Biospectroscopy Based Metabolomics:
The Company’s technology platform is based on the confluence of two scientific disciplines:
Biospectroscopy, the application of different forms of spectral analysis in human biology that is used to identify, quantify and validate proteomic and molecular biomarkers. For more information on various methods of spectral analysis, proceed to Instrumentation

Metabolomics, the science that systematically examines and integrates the dynamic interplay between multiple, small molecule biomarkers that are uniquely characteristic of complex biological functions in health and disease.

These methodologies are used in concert to quantify a sample’s molecular biomarker makeup and then convert that data into a novel “metabolomic profile” or “fingerprint”. Each profile is analyzed using proprietary bioinformatics and chemometrics to determine the probability of normal cellular function versus the predisposition to disease.
An In-depth Look into the Field of Metabolomics
Metabolomics is a form of systems biology that provides a biochemical “snapshot” of the small molecule inventory produced during cellular metabolism and, thus, reflects the physiological status of an organism. Multi-parametric metabolic responses of living systems to pathophysiological stimuli or genetic modifications are quantified and used in diagnosing these system perturbations.
As cell metabolism entails multiple small-molecule metabolites, measuring and identifying individual analytes often results in incomplete, bias diagnostic “pictures”. The true diagnostic picture can be obtained by measuring multiple small molecule metabolites simultaneously as biomarkers. From these metabolomic profiles, biomarker interrelationships and changes can be extrapolated, resulting in a complete, objective analysis of the metabolic process.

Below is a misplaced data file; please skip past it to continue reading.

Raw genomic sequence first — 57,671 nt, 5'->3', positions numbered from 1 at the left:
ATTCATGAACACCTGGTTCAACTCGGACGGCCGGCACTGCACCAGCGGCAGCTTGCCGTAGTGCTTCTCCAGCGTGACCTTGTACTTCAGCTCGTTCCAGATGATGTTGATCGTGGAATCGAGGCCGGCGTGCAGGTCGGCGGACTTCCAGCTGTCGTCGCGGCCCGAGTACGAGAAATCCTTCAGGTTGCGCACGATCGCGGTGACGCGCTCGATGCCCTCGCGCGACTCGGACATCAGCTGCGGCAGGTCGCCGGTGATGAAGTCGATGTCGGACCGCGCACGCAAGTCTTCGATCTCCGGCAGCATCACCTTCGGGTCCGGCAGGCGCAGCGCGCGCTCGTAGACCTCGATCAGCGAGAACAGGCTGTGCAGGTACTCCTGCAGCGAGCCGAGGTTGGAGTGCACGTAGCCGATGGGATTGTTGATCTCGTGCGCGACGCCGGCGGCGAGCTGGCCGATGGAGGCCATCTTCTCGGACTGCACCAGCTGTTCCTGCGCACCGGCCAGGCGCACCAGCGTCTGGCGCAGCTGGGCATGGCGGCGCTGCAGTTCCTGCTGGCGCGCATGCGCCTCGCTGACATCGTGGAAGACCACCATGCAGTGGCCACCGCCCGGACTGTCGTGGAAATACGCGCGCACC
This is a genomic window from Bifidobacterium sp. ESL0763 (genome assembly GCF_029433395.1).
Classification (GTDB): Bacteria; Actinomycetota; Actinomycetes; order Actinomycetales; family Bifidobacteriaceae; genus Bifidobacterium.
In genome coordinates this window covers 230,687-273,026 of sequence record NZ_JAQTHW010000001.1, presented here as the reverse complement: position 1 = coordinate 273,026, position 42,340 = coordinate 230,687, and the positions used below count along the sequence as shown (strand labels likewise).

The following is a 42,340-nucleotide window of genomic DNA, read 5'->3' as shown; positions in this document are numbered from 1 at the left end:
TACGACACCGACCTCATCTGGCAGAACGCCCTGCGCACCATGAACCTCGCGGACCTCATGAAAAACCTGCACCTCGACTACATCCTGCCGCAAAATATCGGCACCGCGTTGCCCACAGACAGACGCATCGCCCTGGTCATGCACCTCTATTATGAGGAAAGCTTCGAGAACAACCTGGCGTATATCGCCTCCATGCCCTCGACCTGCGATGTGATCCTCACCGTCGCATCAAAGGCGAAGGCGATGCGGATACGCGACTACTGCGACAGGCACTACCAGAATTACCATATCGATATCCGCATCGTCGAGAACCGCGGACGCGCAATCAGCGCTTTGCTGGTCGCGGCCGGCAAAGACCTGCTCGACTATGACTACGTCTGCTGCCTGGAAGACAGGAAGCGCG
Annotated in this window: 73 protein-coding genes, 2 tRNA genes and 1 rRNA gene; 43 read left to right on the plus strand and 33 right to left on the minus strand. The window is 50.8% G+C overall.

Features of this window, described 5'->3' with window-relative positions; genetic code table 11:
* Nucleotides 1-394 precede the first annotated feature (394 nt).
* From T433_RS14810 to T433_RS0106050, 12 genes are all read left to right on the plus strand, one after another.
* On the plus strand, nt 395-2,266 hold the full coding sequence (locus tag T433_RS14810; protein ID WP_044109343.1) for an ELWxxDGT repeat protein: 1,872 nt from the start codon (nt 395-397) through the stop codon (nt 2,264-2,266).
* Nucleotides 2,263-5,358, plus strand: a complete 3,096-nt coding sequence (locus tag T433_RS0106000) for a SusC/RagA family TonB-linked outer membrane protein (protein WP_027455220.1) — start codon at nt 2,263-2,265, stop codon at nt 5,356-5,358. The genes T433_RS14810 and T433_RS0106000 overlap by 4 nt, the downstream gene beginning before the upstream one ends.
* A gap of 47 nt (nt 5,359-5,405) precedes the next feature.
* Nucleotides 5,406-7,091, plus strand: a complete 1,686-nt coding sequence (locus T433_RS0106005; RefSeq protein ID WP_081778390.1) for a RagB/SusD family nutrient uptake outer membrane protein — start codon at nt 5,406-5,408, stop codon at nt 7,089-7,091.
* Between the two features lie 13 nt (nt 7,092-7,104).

Metabolomics has emerged as an important field in the chemistry of biological systems. While analogous “omics” fields, genomics and proteomics, have received considerable attention in recent years, focus has shifted towards metabolomics with the completion of the human metabolome. The complete set of the human metabolome consists of (approximately) 2,500 small-molecule metabolites (such as metabolic intermediates, hormones and other signaling molecules, and secondary metabolites) to be found within a biological sample. The chronological diagram depicting this evolution of the “omics” is given below.

Understanding Metabolomics: The Monet Analogy
A non-scientific analogy of the field of metabolomics can be appreciated by comparing it to the impressionist style of Monet and other artists of that period. If one looks closely at any one section of Monet’s paintings, we can see that each of his brush strokes provides important, discrete information: unique color, hue, texture, size and directionality, all interacting in a novel way. These component bits of information work in concert to create an image or picture on canvas. While each individual piece of information is interesting in its own right, it isn’t until we step back and look at the canvas in its entirety that the masterpiece is revealed.

The scenario is the same with metabolomics. We can identify and measure several separate individual bits of information – small molecules or compounds – as biomarkers in a biological sample but we don’t know which ones are capable of giving us the true “diagnostic picture” of the patient’s condition. However, if we are able to view several component biomarkers simultaneously, and then integrate the full complexity of the interrelationships of those biomarkers, we get a much clearer, more accurate “metabolomic picture” of the underlying biology of the specimen in terms of health and pathology.